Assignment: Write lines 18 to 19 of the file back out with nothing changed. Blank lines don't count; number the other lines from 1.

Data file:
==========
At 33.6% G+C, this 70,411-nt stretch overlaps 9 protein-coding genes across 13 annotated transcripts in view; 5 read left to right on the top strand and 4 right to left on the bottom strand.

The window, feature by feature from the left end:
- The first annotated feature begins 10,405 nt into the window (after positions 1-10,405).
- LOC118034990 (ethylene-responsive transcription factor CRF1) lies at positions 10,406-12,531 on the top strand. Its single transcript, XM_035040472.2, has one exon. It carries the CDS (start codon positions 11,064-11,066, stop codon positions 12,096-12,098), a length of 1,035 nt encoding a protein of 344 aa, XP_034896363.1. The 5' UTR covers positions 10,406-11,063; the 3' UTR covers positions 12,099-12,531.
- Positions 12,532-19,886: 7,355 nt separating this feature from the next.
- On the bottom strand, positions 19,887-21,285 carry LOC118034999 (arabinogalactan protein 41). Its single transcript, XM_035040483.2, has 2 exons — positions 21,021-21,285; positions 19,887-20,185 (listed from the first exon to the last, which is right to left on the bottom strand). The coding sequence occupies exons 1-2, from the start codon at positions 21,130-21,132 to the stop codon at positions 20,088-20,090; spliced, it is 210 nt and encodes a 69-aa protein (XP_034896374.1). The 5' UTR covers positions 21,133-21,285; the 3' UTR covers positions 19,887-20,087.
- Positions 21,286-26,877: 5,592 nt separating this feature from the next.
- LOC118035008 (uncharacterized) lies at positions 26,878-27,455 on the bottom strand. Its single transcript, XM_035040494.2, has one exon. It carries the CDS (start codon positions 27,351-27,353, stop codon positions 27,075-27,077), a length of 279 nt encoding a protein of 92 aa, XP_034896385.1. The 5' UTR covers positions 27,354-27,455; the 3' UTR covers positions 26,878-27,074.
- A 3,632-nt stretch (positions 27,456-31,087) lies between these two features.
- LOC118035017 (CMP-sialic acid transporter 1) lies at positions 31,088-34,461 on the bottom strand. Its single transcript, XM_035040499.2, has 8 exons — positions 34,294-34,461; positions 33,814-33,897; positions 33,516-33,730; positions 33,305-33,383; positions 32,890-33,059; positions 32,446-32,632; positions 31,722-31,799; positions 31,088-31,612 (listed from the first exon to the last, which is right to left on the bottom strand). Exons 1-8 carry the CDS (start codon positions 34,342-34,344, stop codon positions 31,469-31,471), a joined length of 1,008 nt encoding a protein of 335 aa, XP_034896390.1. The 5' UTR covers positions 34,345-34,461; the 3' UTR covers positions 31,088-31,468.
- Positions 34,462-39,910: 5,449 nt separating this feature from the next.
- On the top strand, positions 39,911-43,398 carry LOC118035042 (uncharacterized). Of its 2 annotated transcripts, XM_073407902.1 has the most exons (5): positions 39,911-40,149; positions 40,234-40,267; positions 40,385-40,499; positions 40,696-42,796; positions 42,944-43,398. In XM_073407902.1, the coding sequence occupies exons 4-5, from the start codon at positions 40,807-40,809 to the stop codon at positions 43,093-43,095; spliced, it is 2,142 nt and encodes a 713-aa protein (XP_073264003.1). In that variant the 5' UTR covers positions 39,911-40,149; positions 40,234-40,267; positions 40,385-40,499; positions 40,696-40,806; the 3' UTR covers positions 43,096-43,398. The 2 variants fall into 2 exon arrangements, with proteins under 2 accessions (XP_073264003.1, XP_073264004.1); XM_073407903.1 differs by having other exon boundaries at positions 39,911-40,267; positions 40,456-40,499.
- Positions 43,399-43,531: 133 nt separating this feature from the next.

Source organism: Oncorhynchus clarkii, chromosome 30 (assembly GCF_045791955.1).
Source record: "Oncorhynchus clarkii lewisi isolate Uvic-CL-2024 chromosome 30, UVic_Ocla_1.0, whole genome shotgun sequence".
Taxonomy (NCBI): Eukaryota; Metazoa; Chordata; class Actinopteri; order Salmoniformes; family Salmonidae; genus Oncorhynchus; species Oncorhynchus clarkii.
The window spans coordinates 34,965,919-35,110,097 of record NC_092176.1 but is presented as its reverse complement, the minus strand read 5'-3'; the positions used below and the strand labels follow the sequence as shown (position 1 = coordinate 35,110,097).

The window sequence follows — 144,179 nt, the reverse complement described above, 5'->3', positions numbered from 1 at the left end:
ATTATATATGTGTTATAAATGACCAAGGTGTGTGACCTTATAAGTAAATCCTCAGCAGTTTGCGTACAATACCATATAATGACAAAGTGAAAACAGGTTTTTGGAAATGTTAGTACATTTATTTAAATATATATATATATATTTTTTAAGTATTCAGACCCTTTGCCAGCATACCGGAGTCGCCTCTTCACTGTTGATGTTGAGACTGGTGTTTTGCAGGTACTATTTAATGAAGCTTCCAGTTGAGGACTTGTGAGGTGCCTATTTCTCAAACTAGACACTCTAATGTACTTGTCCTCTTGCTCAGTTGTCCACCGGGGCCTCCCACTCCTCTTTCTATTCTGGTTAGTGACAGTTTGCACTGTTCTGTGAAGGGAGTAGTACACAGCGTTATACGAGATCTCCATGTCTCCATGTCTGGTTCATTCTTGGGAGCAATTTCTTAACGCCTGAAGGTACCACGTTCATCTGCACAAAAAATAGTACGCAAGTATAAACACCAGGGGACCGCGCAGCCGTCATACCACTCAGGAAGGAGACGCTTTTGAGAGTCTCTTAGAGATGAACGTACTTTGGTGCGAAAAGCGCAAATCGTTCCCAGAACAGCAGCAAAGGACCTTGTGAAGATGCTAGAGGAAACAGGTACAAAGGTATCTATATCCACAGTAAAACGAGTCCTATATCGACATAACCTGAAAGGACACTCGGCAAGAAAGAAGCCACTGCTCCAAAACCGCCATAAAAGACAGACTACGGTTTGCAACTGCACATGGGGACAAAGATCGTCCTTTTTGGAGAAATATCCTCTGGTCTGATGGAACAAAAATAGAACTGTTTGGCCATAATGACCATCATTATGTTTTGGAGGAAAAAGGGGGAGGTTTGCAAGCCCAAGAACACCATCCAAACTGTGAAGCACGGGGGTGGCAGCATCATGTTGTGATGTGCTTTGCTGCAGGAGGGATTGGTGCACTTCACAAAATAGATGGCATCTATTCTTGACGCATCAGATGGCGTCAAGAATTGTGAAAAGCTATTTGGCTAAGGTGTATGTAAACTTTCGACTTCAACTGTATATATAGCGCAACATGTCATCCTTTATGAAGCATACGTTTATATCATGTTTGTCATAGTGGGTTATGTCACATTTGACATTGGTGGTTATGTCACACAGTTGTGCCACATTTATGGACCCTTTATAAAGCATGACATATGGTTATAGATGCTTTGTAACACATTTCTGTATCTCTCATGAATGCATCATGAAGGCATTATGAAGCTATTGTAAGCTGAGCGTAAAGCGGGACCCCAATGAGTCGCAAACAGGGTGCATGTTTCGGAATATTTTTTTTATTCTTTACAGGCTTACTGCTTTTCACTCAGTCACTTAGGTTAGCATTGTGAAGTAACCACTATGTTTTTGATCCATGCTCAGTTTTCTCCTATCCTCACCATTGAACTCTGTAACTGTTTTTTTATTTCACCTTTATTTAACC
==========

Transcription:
The window sequence follows — 144,179 nt, the reverse complement described above, 5'->3', positions numbered from 1 at the left end:
ATTATATATGTGTTATAAATGACCAAGGTGTGTGACCTTATAAGTAAATCCTCAGCAGTTTGCGTACAATACCATATAATGACAAAGTGAAAACAGGTTTTTGGAAATGTTAGTACATTTATTTAAATATATATATATATATTTTTTAAGTATTCAGACCCTTTGCCAGCATACCGGAGTCGCCTCTTCACTGTTGATGTTGAGACTGGTGTTTTGCAGGTACTATTTAATGAAGCTTCCAGTTGAGGACTTGTGAGGTGCCTATTTCTCAAACTAGACACTCTAATGTACTTGTCCTCTTGCTCAGTTGTCCACCGGGGCCTCCCACTCCTCTTTCTATTCTGGTTAGTGACAGTTTGCACTGTTCTGTGAAGGGAGTAGTACACAGCGTTATACGAGATCTCCATGTCTCCATGTCTGGTTCATTCTTGGGAGCAATTTCTTAACGCCTGAAGGTACCACGTTCATCTGCACAAAAAATAGTACGCAAGTATAAACACCAGGGGACCGCGCAGCCGTCATACCACTCAGGAAGGAGACGCTTTTGAGAGTCTCTTAGAGATGAACGTACTTTGGTGCGAAAAGCGCAAATCGTTCCCAGAACAGCAGCAAAGGACCTTGTGAAGATGCTAGAGGAAACAGGTACAAAGGTATCTATATCCACAGTAAAACGAGTCCTATATCGACATAACCTGAAAGGACACTCGGCAAGAAAGAAGCCACTGCTCCAAAACCGCCATAAAAGACAGACTACGGTTTGCAACTGCACATGGGGACAAAGATCGTCCTTTTTGGAGAAATATCCTCTGGTCTGATGGAACAAAAATAGAACTGTTTGGCCATAATGACCATCATTATGTTTTGGAGGAAAAAGGGGGAGGTTTGCAAGCCCAAGAACACCATCCAAACTGTGAAGCACGGGGGTGGCAGCATCATGTTGTGATGTGCTTTGCTGCAGGAGGGATTGGTGCACTTCACAAAATAGATGGCATCTATTCTTGACGCATCAGATGGCGTCAAGAATTGTGAAAAGCTATTTGGCTAAGGTGTATGTAAACTTTCGACTTCAACTGTATATATAGCGCAACATGTCATCCTTTATGAAGCATACGTTTATATCATGTTTGTCATAGTGGGTTATGTCACATTTGACATTGGTGGTTATGTCACACAGTTGTGCCACATTTATGGACCCTTTATAAAGCATGACATATGGTTATAGATGCTTTGTAACACATTTCTGTATCTCTCATGAATGCATCATGAAGGCATTATGAAGCTATTGTAAGCTGAGCGTAAAGCGGGACCCCAATGAGTCGCAAACAGGGTGCATGTTTCGGAATATTTTTTTTATTCTTTACAGGCTTACTGCTTTTCACTCAGTCACTTAGGTTAGCATTGTGAAGTAACCACTATGTTTTTGATCCATGCTCAGTTTTCTCCTATCCTCACCATTGAACTCTGTAACTGTTTTTTTATTTCACCTTTATTTAACC